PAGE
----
Festive Fynbos: Deck the halls with boughs of fynbos
Oh Christmas Tree, Oh Christmas Tree …
When I was a child we lived in Namibia, it was before the days of artificial Christmas trees, and pine trees were simply not available, so for Christmas my parents brought in a branch of the indigenous South African tree, Kalahari Camel Thorn (Acacia Eribola). We stripped its leaves and decorated it with our favourite decorations and it was beautiful. As we discovered, the pods of this tree also make lovely decorations when painted. Did you know that this tree is regarded by the San of the Kalahari as the Tree of Life? How appropriate then to use this tree to celebrate the birth of Christ.
Necessity forced us to be creative in Namibia, but now it is a conscious eco choice to go green, and not artificial or alien pine tree green, but indigenous green. Other suggestions for Christmas trees are any of the Yellowwoods, Cape Gardenia or Cheesewood, which can all be kept in containers and used over and over – a Christmas Tree that brings joy year-round, how wonderful. I have a beautiful Yellowwood growing in my garden which I intend festooning with lights this Christmas – The Engineer (to whom I am married) looked less enthusiastic as he knows he is the one who will have to climb the ladder.
This week on Facebook I saw some gorgeous small Christmas trees, suitable for an apartment, or small home, made from succulents. Take a look at www.goodshomedesign.com for generally good ideas, but particularly the ‘trees’ which you can make from South African succulents ( www.goodshomedesign.com/succulent-christmas-tree/).
Welcome, welcome … tis the season to be jolly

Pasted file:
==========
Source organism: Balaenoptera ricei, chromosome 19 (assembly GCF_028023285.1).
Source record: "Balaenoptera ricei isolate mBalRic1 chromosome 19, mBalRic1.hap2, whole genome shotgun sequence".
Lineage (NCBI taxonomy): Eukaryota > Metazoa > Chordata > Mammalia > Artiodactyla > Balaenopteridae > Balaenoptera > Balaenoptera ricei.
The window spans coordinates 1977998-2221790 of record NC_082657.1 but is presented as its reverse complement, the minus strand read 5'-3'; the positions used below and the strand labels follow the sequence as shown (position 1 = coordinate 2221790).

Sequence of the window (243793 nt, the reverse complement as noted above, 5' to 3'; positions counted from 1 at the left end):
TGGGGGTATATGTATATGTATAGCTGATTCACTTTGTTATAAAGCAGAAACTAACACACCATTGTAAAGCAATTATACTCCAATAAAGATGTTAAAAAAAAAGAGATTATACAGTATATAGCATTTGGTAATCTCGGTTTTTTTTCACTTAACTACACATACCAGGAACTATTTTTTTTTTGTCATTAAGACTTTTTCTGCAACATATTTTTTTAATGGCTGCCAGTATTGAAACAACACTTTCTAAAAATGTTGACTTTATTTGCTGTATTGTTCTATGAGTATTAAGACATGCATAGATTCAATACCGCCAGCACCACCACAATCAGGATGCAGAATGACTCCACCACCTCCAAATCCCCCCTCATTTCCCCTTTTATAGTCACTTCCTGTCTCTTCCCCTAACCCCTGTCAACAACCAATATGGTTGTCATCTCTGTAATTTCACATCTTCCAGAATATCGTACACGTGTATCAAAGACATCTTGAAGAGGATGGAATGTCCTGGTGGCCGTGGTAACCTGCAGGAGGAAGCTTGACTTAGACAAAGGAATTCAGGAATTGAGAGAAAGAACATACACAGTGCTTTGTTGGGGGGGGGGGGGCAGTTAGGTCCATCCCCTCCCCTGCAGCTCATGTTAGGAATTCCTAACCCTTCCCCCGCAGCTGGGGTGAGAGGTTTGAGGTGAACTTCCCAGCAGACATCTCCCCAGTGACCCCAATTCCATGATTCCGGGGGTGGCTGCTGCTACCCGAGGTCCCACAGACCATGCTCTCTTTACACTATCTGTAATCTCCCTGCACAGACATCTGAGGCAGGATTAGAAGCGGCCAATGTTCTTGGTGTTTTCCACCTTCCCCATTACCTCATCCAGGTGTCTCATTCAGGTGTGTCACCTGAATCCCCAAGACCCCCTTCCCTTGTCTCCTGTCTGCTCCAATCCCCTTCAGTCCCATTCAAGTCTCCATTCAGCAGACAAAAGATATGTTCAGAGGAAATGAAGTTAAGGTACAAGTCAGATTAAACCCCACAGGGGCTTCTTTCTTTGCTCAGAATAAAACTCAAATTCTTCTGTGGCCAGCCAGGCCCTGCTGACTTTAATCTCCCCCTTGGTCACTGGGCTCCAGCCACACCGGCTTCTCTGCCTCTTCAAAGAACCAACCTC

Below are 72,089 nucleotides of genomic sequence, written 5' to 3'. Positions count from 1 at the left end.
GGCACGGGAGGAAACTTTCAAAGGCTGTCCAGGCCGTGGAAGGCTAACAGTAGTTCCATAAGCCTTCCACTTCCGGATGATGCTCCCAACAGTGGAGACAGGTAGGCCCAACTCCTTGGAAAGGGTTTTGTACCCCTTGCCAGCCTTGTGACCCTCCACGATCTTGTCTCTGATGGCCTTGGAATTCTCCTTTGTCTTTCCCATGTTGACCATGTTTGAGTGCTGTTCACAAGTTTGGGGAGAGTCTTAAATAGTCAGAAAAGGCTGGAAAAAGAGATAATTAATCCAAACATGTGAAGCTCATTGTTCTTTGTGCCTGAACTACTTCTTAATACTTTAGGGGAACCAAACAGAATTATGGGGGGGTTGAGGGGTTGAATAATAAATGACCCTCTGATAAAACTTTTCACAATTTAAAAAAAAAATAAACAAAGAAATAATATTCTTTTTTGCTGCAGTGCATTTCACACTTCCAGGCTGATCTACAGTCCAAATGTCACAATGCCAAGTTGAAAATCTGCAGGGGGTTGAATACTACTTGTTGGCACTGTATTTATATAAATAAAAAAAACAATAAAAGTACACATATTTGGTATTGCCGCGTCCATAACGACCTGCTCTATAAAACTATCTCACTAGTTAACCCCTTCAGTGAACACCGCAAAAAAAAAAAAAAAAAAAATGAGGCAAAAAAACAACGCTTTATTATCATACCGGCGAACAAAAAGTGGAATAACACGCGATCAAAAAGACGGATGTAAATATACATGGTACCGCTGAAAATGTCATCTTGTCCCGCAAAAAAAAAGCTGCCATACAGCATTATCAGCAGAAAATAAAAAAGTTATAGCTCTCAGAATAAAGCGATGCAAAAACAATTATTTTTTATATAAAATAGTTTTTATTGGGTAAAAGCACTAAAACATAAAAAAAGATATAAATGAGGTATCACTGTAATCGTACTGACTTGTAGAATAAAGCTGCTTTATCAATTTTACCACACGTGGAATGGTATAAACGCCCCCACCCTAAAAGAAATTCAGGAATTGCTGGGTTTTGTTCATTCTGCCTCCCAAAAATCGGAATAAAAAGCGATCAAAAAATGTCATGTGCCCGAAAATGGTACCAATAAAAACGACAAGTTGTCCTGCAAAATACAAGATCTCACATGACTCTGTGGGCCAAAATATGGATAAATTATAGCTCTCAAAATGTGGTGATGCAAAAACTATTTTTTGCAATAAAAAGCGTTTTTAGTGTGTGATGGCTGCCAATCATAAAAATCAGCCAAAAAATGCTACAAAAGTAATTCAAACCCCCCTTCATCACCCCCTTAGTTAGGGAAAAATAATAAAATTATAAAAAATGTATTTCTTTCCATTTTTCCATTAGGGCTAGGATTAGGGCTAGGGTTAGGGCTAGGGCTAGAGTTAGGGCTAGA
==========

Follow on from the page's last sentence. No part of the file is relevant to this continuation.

Make your guests feel welcome by hanging a stunning fynbos or succulent wreath on your front door. In local supermarkets I have seen some exquisite ones, but you can also make your own.
I am truly excited by the website topiary.co.za and suggest you go and drool over it, and contact the owners Andrea or Kate Semple (email firstname.lastname@example.org). All their decorations are handmade from indigenous foliage and fynbos by local disadvantaged women in Grabouw. They have the most beautiful trees, topiaries, candles, angels, stars, reindeer, balls, pyramids and wreaths. We are going out to Napier this weekend to celebrate my father’s 85th birthday and a diversion to Grabouw is definitely on the cards.
Baubles for The Tree
Christmas baubles collected over the years, those made by the children, bought in foreign countries, or given by friends, evoke wonderful, nostalgic memories. I intersperse mine, collected over 40 years of marriage (to the said Engineer), with beautifully shaped seedpods and seeds. I would suggest you look at the inspiring website lifeisagarden.co.za for ideas.
The Festive Table
Oh this is my best, I just simply love decorating the table so that it looks really festive. In an attempt to handover to the next generation I have delegated “The Table” to my daughter (oh why didn’t I rather delegate the dirty dishes?). This year, apparently, fynbos (ericas, pincushions, proteas) and indigenous foliage will form the center piece of our table, with candles surrounded by fynbos, in our case buchu, as we have an abundance of it growing on our property. If you use that “green stuff” (Oasis) the flowers will last until the New Year celebrations are over.
Wired for Christmas
You could also support local enterprises by stopping and buying some of the beautifully made wire fynbos flowers, that local wire artists are selling near traffic light intersections. These make wonderful gifts or they can be used to decorate your table. They are referred to as, ‘Marobot neMawaya’ – Traffic lights and wire – I just love that. Also try streetwires.co.za and visit their shop in Cape Town.
To each and everyone of you a blessed Christmas with your family and friends. I look forward to sharing some of my indigenous and water-wise gardening tips with you in the new year.